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(LifeSiteNews) — A New Jersey couple in November shared the awe-inspiring story of how they “fell in love” with and adopted seven Ukrainian siblings into their biological family of eight this summer, bringing their kids to a count of 13.

Michelle and Wade Torppey, who were both born into large families (Michelle is one of six, and Wade is one of eight), told People magazine in an exclusive interview how it all began when they agreed to host five of the children for a month during Christmastime.

“Our church works with an organization called Open Hearts and Homes for Children, which brings children that live in orphanages from Latvia and from Ukraine to stay with a family for Christmas, just so they can have a family love on them for four or five weeks, and then they go back to the orphanage,” said Michelle.

When the couple heard a family of five kids might be split up among two families, Michelle showed a picture of the children to her husband, who “took one look” and said, “‘Let’s take all five of them.’” Michelle recounted, “In my mind, I’m thinking, ‘It’s a month, I can do anything for a month.’”

“My kids were like, ‘Mom and dad, you guys are nuts.’ But once they got here, my whole family just fell in love. My husband will tell you that he knew from the minute he saw their picture and invited them to come for Christmas, that they were going to be ours. I didn’t see it that way at first. But he knew that it was more than just a month,” said Michelle.

Michelle shared how when they sent the children back to the orphanage that winter, her family “was heartbroken.”

“I’ll never forget us all standing at the airport; everyone’s crying their eyes out. When they left, they said, ‘We love it here, we love you. Can we come back again?’”

Since the program is repeated for a nine-week period during the summer, the Torppey family arranged to have the kids visit again in the summer of 2019.

Michelle said that while her husband was ready to adopt them from the start, feeling it was a “no-brainer,” she was still “thinking through the logistics: How are we going to pay for this? This is seven more education expenses, and seven more mouths to feed, and seven more everything.”

“We prayed hard for a long time. My husband said, ‘Yeah, I’m sure of it. There’s no doubt in my mind.’”

The five Ukrainian siblings, who had five other siblings — two of whom were too young for the visit program, two of whom were too old for it, and one half-sibling who was living with relatives — wanted to know if the family could adopt their two little brothers as well.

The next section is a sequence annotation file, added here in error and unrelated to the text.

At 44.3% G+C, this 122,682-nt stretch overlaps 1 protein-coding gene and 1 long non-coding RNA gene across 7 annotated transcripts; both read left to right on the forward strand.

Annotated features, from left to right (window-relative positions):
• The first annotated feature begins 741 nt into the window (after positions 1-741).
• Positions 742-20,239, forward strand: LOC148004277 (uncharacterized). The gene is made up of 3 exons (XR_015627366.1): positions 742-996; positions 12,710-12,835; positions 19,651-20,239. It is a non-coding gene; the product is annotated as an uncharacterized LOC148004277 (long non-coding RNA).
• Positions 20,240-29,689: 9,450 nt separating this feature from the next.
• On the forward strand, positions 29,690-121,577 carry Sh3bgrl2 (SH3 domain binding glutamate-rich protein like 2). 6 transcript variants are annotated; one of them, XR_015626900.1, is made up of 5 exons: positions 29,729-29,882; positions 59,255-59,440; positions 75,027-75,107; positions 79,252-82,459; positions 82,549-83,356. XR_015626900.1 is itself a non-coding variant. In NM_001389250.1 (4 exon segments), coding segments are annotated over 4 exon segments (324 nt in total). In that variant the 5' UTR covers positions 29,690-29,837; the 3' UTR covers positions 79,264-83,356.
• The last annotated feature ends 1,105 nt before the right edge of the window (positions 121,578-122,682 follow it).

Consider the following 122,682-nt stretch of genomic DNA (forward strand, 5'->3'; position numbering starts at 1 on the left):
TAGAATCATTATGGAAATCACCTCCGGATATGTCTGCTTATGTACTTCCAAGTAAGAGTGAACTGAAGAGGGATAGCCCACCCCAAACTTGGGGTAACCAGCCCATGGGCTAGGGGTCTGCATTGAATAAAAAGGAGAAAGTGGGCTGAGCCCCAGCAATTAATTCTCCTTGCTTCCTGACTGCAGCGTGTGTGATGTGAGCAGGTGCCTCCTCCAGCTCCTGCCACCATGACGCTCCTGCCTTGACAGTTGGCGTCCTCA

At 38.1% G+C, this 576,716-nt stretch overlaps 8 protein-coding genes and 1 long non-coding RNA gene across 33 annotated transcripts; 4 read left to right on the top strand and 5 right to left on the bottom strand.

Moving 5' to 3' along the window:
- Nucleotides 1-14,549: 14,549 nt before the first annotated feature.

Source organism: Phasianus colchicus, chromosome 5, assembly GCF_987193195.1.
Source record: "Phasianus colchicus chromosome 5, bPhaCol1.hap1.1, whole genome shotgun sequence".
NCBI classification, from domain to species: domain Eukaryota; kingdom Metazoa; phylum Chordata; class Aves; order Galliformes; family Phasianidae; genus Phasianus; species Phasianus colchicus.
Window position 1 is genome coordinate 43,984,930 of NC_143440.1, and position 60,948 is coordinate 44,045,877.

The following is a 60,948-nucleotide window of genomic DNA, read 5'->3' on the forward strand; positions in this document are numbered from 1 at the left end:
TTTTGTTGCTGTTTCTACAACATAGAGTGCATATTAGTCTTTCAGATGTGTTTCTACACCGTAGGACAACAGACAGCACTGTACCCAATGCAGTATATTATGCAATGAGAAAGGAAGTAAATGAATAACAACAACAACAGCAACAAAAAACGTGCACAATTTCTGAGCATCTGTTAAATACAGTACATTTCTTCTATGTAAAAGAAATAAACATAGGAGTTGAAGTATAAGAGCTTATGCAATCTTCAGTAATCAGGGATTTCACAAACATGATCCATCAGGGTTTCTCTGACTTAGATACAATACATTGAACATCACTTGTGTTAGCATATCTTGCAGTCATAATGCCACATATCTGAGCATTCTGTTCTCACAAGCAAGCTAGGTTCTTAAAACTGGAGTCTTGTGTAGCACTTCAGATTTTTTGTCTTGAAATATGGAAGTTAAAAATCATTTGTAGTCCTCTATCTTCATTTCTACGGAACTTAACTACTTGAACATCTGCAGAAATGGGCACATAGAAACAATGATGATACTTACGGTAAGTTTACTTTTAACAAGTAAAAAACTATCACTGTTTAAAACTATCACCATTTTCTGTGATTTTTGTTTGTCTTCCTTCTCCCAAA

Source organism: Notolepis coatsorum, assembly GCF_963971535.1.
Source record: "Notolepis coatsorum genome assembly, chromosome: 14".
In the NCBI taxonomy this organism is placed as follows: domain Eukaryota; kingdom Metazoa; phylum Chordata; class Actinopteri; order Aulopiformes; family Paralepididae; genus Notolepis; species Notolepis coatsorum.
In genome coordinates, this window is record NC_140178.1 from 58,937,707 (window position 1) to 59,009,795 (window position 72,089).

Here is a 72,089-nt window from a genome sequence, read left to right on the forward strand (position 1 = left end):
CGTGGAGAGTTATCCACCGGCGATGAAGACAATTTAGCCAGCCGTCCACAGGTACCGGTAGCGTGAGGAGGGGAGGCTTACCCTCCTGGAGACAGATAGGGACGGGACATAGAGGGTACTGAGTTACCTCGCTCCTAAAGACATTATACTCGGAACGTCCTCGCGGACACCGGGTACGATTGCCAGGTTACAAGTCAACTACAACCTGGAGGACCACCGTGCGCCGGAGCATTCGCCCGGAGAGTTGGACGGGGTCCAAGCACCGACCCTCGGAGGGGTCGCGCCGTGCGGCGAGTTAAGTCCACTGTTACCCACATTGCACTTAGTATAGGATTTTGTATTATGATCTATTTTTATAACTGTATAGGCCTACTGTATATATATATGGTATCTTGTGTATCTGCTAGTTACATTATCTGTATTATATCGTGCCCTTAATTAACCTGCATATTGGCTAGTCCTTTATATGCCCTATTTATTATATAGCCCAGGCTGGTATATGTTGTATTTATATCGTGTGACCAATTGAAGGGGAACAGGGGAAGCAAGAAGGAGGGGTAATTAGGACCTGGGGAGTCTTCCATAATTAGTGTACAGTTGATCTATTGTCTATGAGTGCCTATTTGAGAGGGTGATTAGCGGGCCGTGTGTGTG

“We told them, whoever wanted to come, we were happy to keep them together,” said Michelle.

They started the adoption paperwork that summer, planning to take in the youngest two boys as well, while the older sisters stayed in Ukraine. After the family visited Ukraine to spend Christmas with all of the siblings, Michelle said the sisters told them, “Thank you so much for taking care of them, and we’re happy that they’re going with you. We know they’re going to have a better life.”

After jumping through many paperwork hoops, and a delay due to COVID-19, they finally took the children home on July 2.

Michelle told People, “When you hear the number 13, it’s like, ‘Whoa, how do you get that many kids out the door?’ But my six are incredibly helpful and supportive — they’re like the pit crew. They shop for me, they help me get the kids ready for school, they drive the kids back and forth.”

Her daughter Kairos helps prepare meals and “get everybody dressed” in the morning; Anna drives two of the adopted girls to school and to and from soccer practice; and Carla is her mother’s “personal shopper.”

Her daughter Taylor and son John taught themselves Ukrainian and Russian when they began the “process,” and translate when needed. “The kids’ English is getting better every day, especially since they started school, but the translation is a huge help as well.”

“Everybody has jobs, and we have a rotating schedule of who does what. Everybody chips in. It’s chaotic, but they come home happy from school every day.”

“Dinner is a project but everybody’s helpful. I’m usually in charge of cooking the dinner. Everybody comes flying in from soccer and starts taking turns in the shower, and doing homework. Dinner is usually like 40 tacos. I make sliders a lot, so it’ll be like 30 sliders or 30 hot dogs. Whatever I used to make, I doubled everything: It’s just kind of like everything I did before, but do it a little bigger.”


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